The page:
Cherokee Blood Ties
Cherokee Freedmen and the Dawes Commission
Downsizing the Cherokee Nation
The ex-slaves, or Freedmen at the end of the American Civil War, that accompanied the Cherokee Nation to Oklahoma - and their descendants - were on the tribal books as official Cherokee citizens until the about 1980.
However, the Cherokees then amended their membership requirements to mandate direct descent from an ancestor listed in the Cherokee By Blood section of the official Dawes Rolls counting Native numbers (see link below). This action disallowed many of the Black descendants of the original Cherokee Freedmen who could not prove a blood tie-in.
The tribe stripped these former citizens of tribal voting rights and of their citizenship, while the controversial legal actions associated with this movement continued to 2007 and 2011. At the same time, harsher backlash began to occur in 2011 when HUD decided to deny Cherokee Nation funding after its Supreme Court tossed the Blacks from membership.
HUD (US Department of Housing and Urban Development) funds already on deposit to the tribe were frozen to the tune of a denied $33,000,000 withdrawal attempt in late summer 2011.
Additional lawsuits may be pressed, like the example in the link to the right.
Lawsuits and Bills
- Lucy Allen vs. the Cherokee Nation
- H.R. 2824 [110th]: To sever US relations with the Cherokee Nation
A bill in the U.S. Congress: To sever United States' government relations with the Cherokee Nation ...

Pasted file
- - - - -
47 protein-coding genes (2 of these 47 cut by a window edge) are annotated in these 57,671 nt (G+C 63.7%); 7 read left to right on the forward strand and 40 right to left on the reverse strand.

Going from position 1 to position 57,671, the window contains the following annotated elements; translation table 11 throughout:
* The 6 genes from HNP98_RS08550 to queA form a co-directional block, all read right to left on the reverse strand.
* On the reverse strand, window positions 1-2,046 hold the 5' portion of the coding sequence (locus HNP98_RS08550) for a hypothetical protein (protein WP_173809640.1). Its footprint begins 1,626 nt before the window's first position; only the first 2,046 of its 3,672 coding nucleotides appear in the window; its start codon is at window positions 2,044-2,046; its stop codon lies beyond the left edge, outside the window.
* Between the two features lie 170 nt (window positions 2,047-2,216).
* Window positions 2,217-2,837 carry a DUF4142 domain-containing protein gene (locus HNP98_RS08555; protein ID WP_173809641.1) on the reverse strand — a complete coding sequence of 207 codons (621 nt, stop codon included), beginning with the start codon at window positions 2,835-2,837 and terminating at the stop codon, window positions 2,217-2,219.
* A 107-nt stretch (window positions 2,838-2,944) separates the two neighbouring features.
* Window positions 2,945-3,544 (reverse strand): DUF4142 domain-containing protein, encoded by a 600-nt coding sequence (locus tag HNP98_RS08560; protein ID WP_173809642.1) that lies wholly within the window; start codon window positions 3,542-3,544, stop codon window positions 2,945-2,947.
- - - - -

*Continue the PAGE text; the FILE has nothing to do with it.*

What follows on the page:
The 1896 Dawes Commission Index listed 14,000 individuals in the Five Civilized Tribes of the Cherokee, Chickasaw, Choctaw, Creek, and Seminole Nations. Blood quantums were not included.
Interesting Information and Implications Of Cherokee History
- Famous and Inspiring Cherokee People
Growing interest in researching family genealogies and in related television shows such as "Who Do You Think You Are?" that trace historic roots of top-name stars are uncovering links to Native American Nations never known to some of their descendant
- The Cherokee Nation Home Page
The official homepage of the Cherokee Nation features news, cultural and historical articles, an events calendar and other links.
- Trail of Tears National Historic Trail (U.S. National Park Service)
On and Off a Slave Ship
It is a shock to some Americans that the Cherokee Nation owned plantations in the American South before the Civil War and owned Black slaves to work on these farms. This is the surreal fact that comes as a surprise. Native North Americans in the Great Lakes Area also owned some farms and slaves as well.
"Whites" first captured male Native Americans to use a slaves, but could not control them. The Europeans then captured Native women, whom the Native men freed and returned to their villages. The weak and ill Black Africans from the slave ships were easier to control (reference: logs from the non-fiction 50 Days on Board a Slave-Vessel) - easy enough to control that both whites and Native Americans took ownership.
For many Native Americans, slavery was temporary custody of the captured until an amount of work as obtained from the captured or the person was adopted by the superior nation; but such was not always true, nor for all nations. The larger slavery movement among Native Americans was not limited to the South, since members of the Iroquois Confederation also owned slaves in what became New York State and nearby American Colonies.
This seems a sad commentary on the treatment of nationalities, one against another, in our reputed "melting pot" nation. Racial tensions indeed proved active in the 21st Century.
© 2011 Patty Inglish